Fixed interval schedules of reinforcement come from the behaviorist theory of learning. It posits that behaviors can be shaped through simple rewards and punishments.
Within this theory, there are two branches: operant and classical conditioning.
- Operant conditioning refers to learning through repetition, reward, and positive punishment.
- Classical conditioning occurs when you subconsciously or unintentionally associate a stimulus with a response (also known as associative learning). For example, salivating when there is the smell of tasty food is an example of classical conditioning. It occurred at the subconscious level.
Fixed interval schedules can be used to condition behaviors within both operant and classical conditioning methods.
Related terms in classical conditioning include unconditioned response and unconditioned stimulus. We say a response or stimulus is ‘unconditioned’ if it is not chosen or explicitly selected by the teacher or researcher. Rather, the response is a natural and subconscious reaction to something in the environment.
Stimulus Generalization: In stimulus generalization, we tend to respond in the same way to multiple related stimuli. It often occurs to army veterans, for example, who jump at loud sounds. They have generalized the sound of explosions and other loud noises in an urban environment, leading to a strong fight or flight reaction that was necessary in war zones.
Response Generalization: In response generalization, we tend to respond to the same stimulus in multiple different ways. For example, a child may respond to a film by jumping up and down, squealing with job, or laughing, but each response generally means the same thing.
Stimulus Discrimination: In stimulus discrimination, we develop the ability to tell the differences between multiple related stimuli and respond accordingly. For example, a seasoned guitarist starts to tell the minute differences in tones of their strings, enabling them to perfectly tune a guitar by ear.
Conditioned Stimulus: A stimulus that would be neutral except for the fact someone has learned that the stimulus has meaning. As an example of a conditioned stimulus, a bell has no inherent meaning, but in the context of education, it might signify that it is time for recess, triggering a conditioned response.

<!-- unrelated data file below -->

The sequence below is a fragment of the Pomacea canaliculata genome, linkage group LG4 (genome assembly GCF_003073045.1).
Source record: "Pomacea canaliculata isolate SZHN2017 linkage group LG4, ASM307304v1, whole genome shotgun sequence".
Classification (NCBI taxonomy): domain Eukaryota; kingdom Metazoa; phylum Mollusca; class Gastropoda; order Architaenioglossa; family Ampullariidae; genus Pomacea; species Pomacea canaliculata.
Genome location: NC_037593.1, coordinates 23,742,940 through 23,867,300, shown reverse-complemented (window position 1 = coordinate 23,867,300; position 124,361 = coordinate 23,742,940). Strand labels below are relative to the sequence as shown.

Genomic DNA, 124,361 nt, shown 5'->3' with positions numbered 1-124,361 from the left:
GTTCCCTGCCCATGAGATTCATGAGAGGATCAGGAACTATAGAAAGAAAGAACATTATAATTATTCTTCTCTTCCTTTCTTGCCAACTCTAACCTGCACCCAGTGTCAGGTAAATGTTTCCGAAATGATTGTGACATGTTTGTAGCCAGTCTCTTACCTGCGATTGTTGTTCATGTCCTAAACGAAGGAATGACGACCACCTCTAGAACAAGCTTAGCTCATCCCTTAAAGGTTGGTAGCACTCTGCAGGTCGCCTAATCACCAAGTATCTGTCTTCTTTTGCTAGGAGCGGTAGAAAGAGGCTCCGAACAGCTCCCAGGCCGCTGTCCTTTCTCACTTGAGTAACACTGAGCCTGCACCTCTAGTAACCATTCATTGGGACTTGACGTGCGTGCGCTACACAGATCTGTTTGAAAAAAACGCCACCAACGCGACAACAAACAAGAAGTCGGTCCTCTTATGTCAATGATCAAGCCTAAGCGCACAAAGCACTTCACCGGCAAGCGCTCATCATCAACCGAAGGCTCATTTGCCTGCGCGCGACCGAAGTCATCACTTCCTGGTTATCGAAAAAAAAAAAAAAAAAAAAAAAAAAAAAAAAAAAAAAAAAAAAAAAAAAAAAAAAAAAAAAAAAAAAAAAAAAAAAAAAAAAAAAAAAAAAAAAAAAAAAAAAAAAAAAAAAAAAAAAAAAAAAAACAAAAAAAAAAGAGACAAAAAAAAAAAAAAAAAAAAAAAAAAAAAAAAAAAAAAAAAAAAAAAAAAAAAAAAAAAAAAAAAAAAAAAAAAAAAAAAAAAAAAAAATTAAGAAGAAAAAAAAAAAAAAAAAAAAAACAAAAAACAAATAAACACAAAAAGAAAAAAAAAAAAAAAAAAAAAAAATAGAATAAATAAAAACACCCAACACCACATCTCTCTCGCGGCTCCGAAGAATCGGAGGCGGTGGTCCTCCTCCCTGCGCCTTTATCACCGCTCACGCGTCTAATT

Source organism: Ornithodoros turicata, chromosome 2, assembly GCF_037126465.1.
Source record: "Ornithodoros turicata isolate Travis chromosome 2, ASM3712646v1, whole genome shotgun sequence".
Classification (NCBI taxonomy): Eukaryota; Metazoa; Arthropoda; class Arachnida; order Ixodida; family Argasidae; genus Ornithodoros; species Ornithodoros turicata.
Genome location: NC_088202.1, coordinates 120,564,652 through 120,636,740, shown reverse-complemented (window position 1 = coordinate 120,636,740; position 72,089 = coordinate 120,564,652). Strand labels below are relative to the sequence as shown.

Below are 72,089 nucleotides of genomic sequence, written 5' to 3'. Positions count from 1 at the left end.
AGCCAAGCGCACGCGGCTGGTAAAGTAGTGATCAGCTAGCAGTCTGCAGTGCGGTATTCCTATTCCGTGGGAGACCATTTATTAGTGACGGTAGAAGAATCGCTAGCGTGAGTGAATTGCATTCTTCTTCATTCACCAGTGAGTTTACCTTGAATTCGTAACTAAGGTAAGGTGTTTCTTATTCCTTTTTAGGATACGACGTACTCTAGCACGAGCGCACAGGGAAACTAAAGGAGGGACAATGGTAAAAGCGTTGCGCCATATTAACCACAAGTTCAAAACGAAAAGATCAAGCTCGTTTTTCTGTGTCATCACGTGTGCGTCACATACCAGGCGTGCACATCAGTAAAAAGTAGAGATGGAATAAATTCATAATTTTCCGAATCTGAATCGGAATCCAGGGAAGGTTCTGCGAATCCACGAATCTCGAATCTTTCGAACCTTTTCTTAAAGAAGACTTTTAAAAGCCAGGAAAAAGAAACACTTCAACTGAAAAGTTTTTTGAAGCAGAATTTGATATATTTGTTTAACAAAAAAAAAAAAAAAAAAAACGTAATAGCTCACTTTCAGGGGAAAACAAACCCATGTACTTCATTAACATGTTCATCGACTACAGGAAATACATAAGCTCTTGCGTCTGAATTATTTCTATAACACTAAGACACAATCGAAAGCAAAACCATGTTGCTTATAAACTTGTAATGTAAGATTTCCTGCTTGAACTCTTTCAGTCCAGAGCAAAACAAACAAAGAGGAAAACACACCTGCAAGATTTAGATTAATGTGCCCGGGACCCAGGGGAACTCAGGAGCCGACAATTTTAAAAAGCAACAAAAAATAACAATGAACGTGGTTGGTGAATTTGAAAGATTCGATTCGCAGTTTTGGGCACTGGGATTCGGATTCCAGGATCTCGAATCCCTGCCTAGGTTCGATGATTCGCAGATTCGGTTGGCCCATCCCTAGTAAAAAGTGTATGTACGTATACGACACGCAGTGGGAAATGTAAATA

Non-Associative Learning: This happens when our behavior changes when there’s no change to an associated stimulus. For example, over time, we may become desensitized to the sound of airplanes going over our home despite no changes in the amount or frequency of planes flying overhead.
The fixed interval schedule of reinforcement produces a unique pattern of behavior called scalloping. This pattern is typified by a dramatic increase in the goal behavior as the interval approaches, followed by a substantial drop, or post-reinforcement pause.
This can be seen in many everyday life situations. For example, students will often only begin studying for an exam or working on a term paper right before the interval is about to elapse. After the exam is administered, studying drops.
Congressional legislation shows a similar pattern. When the session begins, there is little productivity. However, as the session nears termination, a dramatic increase in productivity occurs.
In the classroom, teachers can deliver their attention to students on a fixed interval schedule that results in increased on-task and decreased off-task behaviors.
Critchfield, T. S., Haley, R., Sabo, B., Colbert, J., & Macropoulis, G. (2003). A half century of scalloping in the work habits of the United States Congress. Journal of Applied Behavior Analysis, 36(4), 465-486.
Ferster, C. B., & Skinner, B. F. (1957). Schedules of reinforcement. New York: Appleton-Century-Crofts.
Skinner, B. F. (1958). Reinforcement today. American Psychologist, 13(3), 94–99.
Morgan, D. L. (2010). Schedules of reinforcement at 50: A retrospective appreciation. The Psychological Record, 60, 151–172. https://doi.org/10.1007/BF03395699
Rasmussen, K., & O’Neill, R. E. (2006). The effects of fixed-time reinforcement schedules on problem behavior of children with emotional and behavioral disorders in a day-treatment classroom setting. Journal of Applied Behavior Analysis, 39, 453-457.
Reed P. (2001). Schedules of reinforcement as determinants of human causality judgments and response rates. Journal of Experimental Psychology. Animal Behavior Processes, 27(3), 187–195.
Riley, J. L., McKevitt, B. C., Shriver, M. D., & Allen, K. D. (2011). Increasing on-task behavior using teacher attention delivered on a fixed-time schedule. Journal of Behavioral Education, 20(3), 149-162.
Weisberg, P., & Waldrop, P. B. (1972). Fixed‐interval work habits of Congress. Journal of Applied Behavior Analysis, 5(1), 93-97.